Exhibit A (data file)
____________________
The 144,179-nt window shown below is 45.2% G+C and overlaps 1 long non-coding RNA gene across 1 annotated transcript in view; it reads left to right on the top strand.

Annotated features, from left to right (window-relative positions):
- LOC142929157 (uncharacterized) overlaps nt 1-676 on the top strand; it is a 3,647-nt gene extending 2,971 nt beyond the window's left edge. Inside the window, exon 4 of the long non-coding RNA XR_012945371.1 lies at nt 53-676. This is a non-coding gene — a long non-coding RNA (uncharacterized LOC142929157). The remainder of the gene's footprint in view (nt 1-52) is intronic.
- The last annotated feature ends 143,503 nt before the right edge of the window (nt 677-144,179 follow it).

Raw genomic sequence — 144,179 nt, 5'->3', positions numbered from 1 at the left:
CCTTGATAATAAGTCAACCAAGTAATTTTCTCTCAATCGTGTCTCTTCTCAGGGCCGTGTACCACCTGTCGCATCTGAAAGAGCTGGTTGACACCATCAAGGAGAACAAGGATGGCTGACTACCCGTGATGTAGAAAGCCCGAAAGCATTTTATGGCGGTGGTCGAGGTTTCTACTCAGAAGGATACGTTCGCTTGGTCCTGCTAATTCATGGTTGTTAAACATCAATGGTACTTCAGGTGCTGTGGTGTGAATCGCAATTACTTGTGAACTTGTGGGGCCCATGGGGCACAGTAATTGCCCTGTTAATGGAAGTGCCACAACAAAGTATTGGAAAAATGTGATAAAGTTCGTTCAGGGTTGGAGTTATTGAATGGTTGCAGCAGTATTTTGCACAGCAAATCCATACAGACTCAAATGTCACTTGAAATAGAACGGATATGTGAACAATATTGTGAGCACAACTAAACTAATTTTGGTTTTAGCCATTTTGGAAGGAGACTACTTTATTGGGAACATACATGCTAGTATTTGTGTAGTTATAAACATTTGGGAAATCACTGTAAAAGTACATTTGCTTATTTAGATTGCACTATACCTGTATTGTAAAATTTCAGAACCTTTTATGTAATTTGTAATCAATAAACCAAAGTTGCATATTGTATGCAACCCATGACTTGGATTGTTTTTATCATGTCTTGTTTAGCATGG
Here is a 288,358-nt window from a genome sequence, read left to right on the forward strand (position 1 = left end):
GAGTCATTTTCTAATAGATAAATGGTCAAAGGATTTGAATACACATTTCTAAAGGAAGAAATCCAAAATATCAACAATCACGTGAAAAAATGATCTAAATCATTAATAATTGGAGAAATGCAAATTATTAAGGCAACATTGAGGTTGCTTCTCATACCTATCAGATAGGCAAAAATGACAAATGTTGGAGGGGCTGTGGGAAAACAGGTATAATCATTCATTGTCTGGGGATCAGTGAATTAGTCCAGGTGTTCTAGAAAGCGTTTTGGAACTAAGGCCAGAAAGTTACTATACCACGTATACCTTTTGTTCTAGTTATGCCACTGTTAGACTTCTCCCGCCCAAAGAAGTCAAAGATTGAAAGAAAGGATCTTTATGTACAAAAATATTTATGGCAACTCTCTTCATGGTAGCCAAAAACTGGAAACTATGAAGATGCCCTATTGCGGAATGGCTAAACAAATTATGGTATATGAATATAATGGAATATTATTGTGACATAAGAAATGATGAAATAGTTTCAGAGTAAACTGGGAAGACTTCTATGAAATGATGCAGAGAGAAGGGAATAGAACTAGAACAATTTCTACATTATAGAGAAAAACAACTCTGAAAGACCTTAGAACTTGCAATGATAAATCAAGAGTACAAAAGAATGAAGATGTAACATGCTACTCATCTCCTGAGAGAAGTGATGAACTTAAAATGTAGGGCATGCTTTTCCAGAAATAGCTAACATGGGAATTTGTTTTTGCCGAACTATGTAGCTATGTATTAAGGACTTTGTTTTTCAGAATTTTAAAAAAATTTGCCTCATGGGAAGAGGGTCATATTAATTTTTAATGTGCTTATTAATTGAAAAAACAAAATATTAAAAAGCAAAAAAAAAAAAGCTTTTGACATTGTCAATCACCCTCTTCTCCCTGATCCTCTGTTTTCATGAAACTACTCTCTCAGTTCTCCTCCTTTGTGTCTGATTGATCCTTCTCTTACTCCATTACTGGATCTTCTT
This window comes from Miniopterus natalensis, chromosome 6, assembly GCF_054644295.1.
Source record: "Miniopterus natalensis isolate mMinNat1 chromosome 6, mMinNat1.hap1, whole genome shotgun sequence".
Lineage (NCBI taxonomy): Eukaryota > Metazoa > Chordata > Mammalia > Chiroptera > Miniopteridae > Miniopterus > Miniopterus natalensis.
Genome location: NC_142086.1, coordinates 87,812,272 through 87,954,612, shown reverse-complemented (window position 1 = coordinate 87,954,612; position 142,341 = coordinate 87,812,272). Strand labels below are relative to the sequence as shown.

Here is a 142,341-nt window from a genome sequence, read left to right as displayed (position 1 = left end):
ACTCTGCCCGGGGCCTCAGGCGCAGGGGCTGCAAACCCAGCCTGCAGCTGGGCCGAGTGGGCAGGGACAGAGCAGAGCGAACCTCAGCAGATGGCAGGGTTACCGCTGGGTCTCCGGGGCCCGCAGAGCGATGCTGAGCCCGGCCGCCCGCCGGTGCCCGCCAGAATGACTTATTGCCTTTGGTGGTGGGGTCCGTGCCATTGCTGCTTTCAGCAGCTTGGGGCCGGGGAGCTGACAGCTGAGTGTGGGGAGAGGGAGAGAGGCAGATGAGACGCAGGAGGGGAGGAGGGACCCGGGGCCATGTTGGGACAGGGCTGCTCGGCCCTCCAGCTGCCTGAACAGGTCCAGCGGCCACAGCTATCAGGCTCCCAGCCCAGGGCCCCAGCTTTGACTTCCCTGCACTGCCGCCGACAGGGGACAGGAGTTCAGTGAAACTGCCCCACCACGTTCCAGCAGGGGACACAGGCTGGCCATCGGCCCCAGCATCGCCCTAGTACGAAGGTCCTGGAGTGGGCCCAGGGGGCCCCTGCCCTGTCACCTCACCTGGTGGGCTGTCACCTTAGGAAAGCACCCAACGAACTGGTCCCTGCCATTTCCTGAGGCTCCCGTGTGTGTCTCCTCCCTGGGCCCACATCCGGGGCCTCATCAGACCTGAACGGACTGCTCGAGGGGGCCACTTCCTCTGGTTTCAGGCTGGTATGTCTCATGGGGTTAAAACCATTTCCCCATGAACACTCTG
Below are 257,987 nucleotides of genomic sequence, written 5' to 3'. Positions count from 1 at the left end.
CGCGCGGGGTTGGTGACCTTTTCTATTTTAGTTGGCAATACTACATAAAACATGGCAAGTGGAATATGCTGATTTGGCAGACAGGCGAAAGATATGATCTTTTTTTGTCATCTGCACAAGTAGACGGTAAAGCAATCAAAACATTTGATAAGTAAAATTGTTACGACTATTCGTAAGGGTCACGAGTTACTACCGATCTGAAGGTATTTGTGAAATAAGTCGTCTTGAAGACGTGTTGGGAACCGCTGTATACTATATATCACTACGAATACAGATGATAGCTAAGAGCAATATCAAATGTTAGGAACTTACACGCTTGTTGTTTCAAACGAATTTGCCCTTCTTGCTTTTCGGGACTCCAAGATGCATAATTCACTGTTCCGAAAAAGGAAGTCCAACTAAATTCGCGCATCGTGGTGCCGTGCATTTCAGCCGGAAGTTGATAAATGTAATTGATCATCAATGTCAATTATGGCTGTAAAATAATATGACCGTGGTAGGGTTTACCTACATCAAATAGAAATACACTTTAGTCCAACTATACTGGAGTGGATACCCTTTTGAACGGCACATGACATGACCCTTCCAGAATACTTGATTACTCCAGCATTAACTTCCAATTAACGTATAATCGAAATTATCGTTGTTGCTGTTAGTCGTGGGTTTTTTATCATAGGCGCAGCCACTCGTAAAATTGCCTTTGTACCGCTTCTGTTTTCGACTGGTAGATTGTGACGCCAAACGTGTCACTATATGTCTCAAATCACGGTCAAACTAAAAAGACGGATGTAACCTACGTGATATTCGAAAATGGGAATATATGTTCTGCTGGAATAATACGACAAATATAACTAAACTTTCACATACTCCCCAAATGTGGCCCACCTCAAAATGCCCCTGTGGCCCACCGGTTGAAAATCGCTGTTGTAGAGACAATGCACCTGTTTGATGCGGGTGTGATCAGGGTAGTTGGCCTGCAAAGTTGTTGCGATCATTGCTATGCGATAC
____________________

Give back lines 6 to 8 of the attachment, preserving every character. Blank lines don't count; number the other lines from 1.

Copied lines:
CCTTGATAATAAGTCAACCAAGTAATTTTCTCTCAATCGTGTCTCTTCTCAGGGCCGTGTACCACCTGTCGCATCTGAAAGAGCTGGTTGACACCATCAAGGAGAACAAGGATGGCTGACTACCCGTGATGTAGAAAGCCCGAAAGCATTTTATGGCGGTGGTCGAGGTTTCTACTCAGAAGGATACGTTCGCTTGGTCCTGCTAATTCATGGTTGTTAAACATCAATGGTACTTCAGGTGCTGTGGTGTGAATCGCAATTACTTGTGAACTTGTGGGGCCCATGGGGCACAGTAATTGCCCTGTTAATGGAAGTGCCACAACAAAGTATTGGAAAAATGTGATAAAGTTCGTTCAGGGTTGGAGTTATTGAATGGTTGCAGCAGTATTTTGCACAGCAAATCCATACAGACTCAAATGTCACTTGAAATAGAACGGATATGTGAACAATATTGTGAGCACAACTAAACTAATTTTGGTTTTAGCCATTTTGGAAGGAGACTACTTTATTGGGAACATACATGCTAGTATTTGTGTAGTTATAAACATTTGGGAAATCACTGTAAAAGTACATTTGCTTATTTAGATTGCACTATACCTGTATTGTAAAATTTCAGAACCTTTTATGTAATTTGTAATCAATAAACCAAAGTTGCATATTGTATGCAACCCATGACTTGGATTGTTTTTATCATGTCTTGTTTAGCATGG
Here is a 288,358-nt window from a genome sequence, read left to right on the forward strand (position 1 = left end):
GAGTCATTTTCTAATAGATAAATGGTCAAAGGATTTGAATACACATTTCTAAAGGAAGAAATCCAAAATATCAACAATCACGTGAAAAAATGATCTAAATCATTAATAATTGGAGAAATGCAAATTATTAAGGCAACATTGAGGTTGCTTCTCATACCTATCAGATAGGCAAAAATGACAAATGTTGGAGGGGCTGTGGGAAAACAGGTATAATCATTCATTGTCTGGGGATCAGTGAATTAGTCCAGGTGTTCTAGAAAGCGTTTTGGAACTAAGGCCAGAAAGTTACTATACCACGTATACCTTTTGTTCTAGTTATGCCACTGTTAGACTTCTCCCGCCCAAAGAAGTCAAAGATTGAAAGAAAGGATCTTTATGTACAAAAATATTTATGGCAACTCTCTTCATGGTAGCCAAAAACTGGAAACTATGAAGATGCCCTATTGCGGAATGGCTAAACAAATTATGGTATATGAATATAATGGAATATTATTGTGACATAAGAAATGATGAAATAGTTTCAGAGTAAACTGGGAAGACTTCTATGAAATGATGCAGAGAGAAGGGAATAGAACTAGAACAATTTCTACATTATAGAGAAAAACAACTCTGAAAGACCTTAGAACTTGCAATGATAAATCAAGAGTACAAAAGAATGAAGATGTAACATGCTACTCATCTCCTGAGAGAAGTGATGAACTTAAAATGTAGGGCATGCTTTTCCAGAAATAGCTAACATGGGAATTTGTTTTTGCCGAACTATGTAGCTATGTATTAAGGACTTTGTTTTTCAGAATTTTAAAAAAATTTGCCTCATGGGAAGAGGGTCATATTAATTTTTAATGTGCTTATTAATTGAAAAAACAAAATATTAAAAAGCAAAAAAAAAAAAGCTTTTGACATTGTCAATCACCCTCTTCTCCCTGATCCTCTGTTTTCATGAAACTACTCTCTCAGTTCTCCTCCTTTGTGTCTGATTGATCCTTCTCTTACTCCATTACTGGATCTTCTT